Its reported acquisition of mobile point-of-sale service provider GoPago points in that direction. GoPago would give Amazon the technology to compete with other players ...
Apple, Dell and J.C. Penney lose marks when it comes to customer satisfaction
Amazon continues to dominate ForeSee’s annual holiday index.
Amazon.com Inc. earned top marks when it comes to satisfying holiday shoppers this year, while Apple Inc., Dell Inc. and J.C. Penney Co. Inc., each of which have been contenders in the past, all suffered significant drops, according to a study released today by ForeSee.
Amazon has held the title of most satisfying retailer every year since ForeSee launched its Holiday E-Retail Satisfaction Index eight years ago.
ForeSee measures customer satisfaction for the top 100 retailers in the Internet Retailer Top 500 Guide based on more than 24,000 online consumer surveys conducted between Thanksgiving and Christmas.
ForeSee says Amazon scored 88 points on its 100-point scale in the index. A score of 80 is considered “excellent” by ForeSee. Meanwhile, Apple dropped from a score of 83 to 80 and Dell from 80 to 77, while department store J.C. Penney fell furthest, from 83 to 78, ForeSee says.
There are big financial gains to be had by satisfying customers. Satisfied customers are 67% more likely than dissatisfied shoppers to purchase from the same retailer again, 71% more likely to purchase from that retailer online, 58% more likely to purchase from that retailer offline and 69% more likely to recommend the retailer, according to the survey results.
“Amazon has been dominant for so long and has such a history of focusing on the customer, it’s hard to imagine anyone else coming close,” says Larry Freed, president and CEO of ForeSee. “Companies should emulate Amazon’s focus on the customer, which is clearly linked to superior revenues over the years.”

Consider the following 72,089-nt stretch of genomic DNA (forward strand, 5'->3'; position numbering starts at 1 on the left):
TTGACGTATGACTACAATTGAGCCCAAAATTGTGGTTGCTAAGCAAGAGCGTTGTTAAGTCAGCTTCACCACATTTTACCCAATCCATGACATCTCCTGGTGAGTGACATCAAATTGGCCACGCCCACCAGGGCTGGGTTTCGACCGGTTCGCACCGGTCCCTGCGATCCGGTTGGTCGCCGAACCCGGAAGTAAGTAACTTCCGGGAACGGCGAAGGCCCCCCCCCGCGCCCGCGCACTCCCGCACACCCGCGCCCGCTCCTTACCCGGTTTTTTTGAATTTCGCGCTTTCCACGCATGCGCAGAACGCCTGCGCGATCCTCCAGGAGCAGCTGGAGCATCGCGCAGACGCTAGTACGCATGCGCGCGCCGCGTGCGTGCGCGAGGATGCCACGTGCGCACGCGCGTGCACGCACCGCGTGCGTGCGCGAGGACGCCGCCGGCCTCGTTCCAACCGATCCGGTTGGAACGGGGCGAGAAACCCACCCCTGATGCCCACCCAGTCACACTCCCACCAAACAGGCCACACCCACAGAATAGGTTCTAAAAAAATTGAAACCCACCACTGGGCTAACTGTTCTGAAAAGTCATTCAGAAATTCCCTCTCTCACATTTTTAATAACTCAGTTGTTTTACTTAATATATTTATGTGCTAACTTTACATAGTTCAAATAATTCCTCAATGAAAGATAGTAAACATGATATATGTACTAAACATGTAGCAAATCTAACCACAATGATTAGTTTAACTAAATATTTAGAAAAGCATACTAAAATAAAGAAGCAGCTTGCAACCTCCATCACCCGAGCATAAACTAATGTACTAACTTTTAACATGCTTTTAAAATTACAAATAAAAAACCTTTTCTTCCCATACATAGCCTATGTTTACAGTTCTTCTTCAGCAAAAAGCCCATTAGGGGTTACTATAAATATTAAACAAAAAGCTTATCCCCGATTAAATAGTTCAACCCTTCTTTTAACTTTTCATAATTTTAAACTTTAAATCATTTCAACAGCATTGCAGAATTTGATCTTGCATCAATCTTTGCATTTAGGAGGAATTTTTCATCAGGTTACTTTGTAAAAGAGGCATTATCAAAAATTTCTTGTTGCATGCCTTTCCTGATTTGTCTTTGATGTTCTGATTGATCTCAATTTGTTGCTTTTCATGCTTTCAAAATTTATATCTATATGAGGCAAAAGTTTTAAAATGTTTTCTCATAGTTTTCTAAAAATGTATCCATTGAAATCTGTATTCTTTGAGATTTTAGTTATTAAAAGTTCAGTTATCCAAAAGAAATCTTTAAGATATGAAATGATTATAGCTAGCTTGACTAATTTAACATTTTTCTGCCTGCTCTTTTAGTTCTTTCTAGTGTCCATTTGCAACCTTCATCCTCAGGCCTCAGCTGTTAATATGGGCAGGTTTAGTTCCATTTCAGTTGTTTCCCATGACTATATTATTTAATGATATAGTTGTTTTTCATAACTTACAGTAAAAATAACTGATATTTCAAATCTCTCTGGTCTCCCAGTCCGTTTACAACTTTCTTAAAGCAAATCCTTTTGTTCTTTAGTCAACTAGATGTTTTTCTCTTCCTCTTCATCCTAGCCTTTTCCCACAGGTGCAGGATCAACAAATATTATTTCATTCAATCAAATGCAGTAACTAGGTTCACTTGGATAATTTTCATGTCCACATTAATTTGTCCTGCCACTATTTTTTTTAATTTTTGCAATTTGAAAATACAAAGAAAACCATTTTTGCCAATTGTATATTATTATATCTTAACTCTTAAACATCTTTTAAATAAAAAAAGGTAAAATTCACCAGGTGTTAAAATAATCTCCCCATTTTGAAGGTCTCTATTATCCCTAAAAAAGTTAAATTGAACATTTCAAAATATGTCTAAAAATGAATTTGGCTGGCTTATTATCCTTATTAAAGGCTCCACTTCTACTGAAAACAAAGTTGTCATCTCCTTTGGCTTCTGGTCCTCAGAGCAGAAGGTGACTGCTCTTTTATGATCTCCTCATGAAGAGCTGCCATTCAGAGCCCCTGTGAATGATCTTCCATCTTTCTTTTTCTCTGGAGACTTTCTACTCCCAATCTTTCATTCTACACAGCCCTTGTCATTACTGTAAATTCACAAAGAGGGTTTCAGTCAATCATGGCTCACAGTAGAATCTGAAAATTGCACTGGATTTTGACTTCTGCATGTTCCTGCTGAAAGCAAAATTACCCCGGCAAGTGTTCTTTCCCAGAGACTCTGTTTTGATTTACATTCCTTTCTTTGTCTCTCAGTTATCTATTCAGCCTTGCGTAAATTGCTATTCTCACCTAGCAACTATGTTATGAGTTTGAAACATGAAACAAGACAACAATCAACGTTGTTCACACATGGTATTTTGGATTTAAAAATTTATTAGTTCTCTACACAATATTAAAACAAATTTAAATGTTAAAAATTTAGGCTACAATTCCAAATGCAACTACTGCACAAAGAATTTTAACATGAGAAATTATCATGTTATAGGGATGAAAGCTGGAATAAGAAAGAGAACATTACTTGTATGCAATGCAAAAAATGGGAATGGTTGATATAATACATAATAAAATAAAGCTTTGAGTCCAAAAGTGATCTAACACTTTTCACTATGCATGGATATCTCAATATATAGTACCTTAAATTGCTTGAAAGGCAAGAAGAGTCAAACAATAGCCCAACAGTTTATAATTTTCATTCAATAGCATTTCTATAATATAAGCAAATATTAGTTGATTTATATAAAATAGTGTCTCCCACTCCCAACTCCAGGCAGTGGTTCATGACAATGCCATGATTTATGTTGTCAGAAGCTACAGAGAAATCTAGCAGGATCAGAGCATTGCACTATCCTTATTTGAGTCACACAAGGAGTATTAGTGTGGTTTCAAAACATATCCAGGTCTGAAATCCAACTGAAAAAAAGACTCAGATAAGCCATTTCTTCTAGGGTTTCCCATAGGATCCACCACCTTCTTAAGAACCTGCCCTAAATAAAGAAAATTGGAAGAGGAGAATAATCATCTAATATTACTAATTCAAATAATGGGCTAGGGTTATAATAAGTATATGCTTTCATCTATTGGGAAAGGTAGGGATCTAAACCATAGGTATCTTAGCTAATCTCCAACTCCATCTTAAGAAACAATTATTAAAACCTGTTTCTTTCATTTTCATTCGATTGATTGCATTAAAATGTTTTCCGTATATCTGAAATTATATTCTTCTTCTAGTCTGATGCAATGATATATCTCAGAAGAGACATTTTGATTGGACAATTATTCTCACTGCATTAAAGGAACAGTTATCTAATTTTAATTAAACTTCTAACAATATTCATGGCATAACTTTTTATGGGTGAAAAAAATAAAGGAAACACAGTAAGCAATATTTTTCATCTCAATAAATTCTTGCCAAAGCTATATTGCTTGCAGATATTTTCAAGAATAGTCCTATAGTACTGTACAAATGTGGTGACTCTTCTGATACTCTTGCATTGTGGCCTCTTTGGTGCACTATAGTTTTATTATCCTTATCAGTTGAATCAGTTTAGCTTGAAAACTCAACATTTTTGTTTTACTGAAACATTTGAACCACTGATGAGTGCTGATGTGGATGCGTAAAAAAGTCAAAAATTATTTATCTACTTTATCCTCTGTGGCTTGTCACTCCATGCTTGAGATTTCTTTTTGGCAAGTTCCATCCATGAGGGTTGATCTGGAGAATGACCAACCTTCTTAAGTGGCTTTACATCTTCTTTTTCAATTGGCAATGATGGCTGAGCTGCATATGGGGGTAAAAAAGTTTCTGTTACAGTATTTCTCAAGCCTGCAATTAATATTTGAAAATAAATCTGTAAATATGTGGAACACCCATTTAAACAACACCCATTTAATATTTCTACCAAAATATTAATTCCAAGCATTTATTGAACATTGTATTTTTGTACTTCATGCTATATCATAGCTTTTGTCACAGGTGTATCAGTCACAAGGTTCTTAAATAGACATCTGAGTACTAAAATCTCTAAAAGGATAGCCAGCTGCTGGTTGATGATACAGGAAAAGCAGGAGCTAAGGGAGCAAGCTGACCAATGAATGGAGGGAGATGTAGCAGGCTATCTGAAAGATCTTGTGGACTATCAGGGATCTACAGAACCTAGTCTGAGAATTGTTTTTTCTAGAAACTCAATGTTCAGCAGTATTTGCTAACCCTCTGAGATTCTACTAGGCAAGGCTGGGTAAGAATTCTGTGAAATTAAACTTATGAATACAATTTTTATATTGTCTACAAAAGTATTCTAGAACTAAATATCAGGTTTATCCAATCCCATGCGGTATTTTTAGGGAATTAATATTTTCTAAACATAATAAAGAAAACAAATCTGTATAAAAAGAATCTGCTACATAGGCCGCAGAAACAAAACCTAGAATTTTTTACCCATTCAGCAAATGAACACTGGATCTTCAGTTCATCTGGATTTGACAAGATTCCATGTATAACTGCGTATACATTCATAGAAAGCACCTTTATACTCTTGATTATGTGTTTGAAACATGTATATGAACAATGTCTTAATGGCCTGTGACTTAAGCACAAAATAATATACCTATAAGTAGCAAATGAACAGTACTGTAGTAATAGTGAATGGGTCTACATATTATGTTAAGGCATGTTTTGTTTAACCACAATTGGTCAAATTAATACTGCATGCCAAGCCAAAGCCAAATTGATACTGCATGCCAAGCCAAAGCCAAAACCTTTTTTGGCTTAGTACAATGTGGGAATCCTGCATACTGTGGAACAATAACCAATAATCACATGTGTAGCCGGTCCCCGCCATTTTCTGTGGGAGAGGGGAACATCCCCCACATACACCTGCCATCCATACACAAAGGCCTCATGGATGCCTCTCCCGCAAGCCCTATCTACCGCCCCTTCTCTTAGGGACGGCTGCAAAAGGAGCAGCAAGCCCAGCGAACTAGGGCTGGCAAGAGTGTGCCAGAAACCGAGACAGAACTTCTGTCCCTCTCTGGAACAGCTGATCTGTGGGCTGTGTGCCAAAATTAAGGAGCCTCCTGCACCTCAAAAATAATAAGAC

Amazon’s strength, in part, comes from the variety of merchandise it offers, ForeSee says. 65% of retailers in the index could increase their satisfaction scores by improving the appeal, variety and availability of products they offer, the company says.
Gilt Groupe and Fingerhut.com, now known as Bluestem Brands Inc., shared the lowest score in the index: 72. Both retailers scored low on all four elements ForeSee measured: price, merchandise, site functionality and content, Freed says. Though price was the worst factor for each, ForeSee recommends that Fingerhut will best increase its ratings by focusing first on improving merchandising and Gilt, by improving site functionality, he says. “Gilt should dig into what kinds of site functionality customers are struggling with—our survey did not go into that kind of depth, but it would be easy enough to find out what’s going on and will probably be a lot easier to fix than prices.”
The top four retailers in the index, with their scores in 2011 and 2012, are:
• Amazon, 88, 88;
• L.L. Bean Inc., 81, 85;
• QVC.com (owned by Liberty Interactive Corp.), 83, 84;
• Vitacost.com Inc., no measure in 2011, 84 this year.
Five of the top 100 retailers do not appear in the index this year because ForeSee lacked enough survey data to accurately report their scores, it says.
Amazon is No. 1 in the Top 500 Guide; Apple, No. 3; Dell, No. 5; J.C. Penney, No. 20; Gilt, No. 49; Bluestem Brands, No. 82; L.L. Bean, No. 18; Liberty Interactive, No. 7 and Vitacost, No. 86.